AUGUSTA, Maine — State lawmakers voted Thursday to spike a bill that could have prohibited minors from buying so-called “energy drinks” after the sponsor said she needed more time to research the issue.
Rep. Peggy Pendleton, D-Scarborough, introduced the legislation to ban sales of energy drinks to those under 18 in response to concerns about how large doses of caffeine can affect children and young people.
She cited recent research linking consumption of the caffeine-laced beverages by young people with episodes of elevated blood pressure, heart palpitations and other problems. The beverage industry opposed the bill.
On Thursday, Pendleton acknowledged that the bill, LD 17, needed additional work. Several states have attempted to ban sales of high-caffeine drinks to minors without success. Others are exploring mandatory labels that warn about the caffeine content, she said.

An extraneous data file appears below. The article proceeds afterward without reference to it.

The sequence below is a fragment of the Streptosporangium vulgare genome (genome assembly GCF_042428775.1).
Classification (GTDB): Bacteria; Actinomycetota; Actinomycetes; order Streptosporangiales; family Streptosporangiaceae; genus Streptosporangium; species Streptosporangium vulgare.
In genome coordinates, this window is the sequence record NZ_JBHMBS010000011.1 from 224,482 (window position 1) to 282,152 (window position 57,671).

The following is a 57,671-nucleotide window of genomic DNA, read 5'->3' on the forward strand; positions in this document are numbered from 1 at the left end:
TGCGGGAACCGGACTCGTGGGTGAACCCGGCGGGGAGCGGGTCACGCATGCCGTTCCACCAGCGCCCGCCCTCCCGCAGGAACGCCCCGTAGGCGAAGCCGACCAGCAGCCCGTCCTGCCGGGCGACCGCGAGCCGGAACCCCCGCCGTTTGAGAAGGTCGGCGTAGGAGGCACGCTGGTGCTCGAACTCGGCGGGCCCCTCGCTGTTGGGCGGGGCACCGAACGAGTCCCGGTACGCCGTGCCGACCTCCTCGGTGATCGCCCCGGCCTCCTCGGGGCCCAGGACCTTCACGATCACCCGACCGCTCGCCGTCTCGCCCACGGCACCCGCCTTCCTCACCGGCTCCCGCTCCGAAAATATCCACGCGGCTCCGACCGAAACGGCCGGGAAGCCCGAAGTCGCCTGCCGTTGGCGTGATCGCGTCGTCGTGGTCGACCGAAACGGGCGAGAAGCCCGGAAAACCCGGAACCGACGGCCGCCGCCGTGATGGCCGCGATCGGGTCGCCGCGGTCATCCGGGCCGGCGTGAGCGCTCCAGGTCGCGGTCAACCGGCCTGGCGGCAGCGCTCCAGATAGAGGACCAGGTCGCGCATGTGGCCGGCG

“I think to ban the energy drink is not very practical at this time, and to ask store owners and mom and pop stores to label them and sort them out is probably not practical either,” Pendleton said.
Instead, the Health and Human Services Committee agreed to formally recommend that Pendleton work with the Attorney General’s Office, Maine’s health agencies and others to study the issue.
Rep. Sarah Lewin, R-Eliot, suggested Pendleton contact Maine’s congressional delegation about possible federal involvement. Some scientists have called on the federal Food and Drug Administration to better regulate energy drinks.
“If we want to do something with labeling, then that’s where it has to happen, with the federal government,” Lewin said.
In other news, the committee voted “ought not to pass” on a bill that would have included a patient’s HIV status on medical information exchanged between health care providers.
Lawmakers did not discuss a proposed ban on smoking at state park beaches.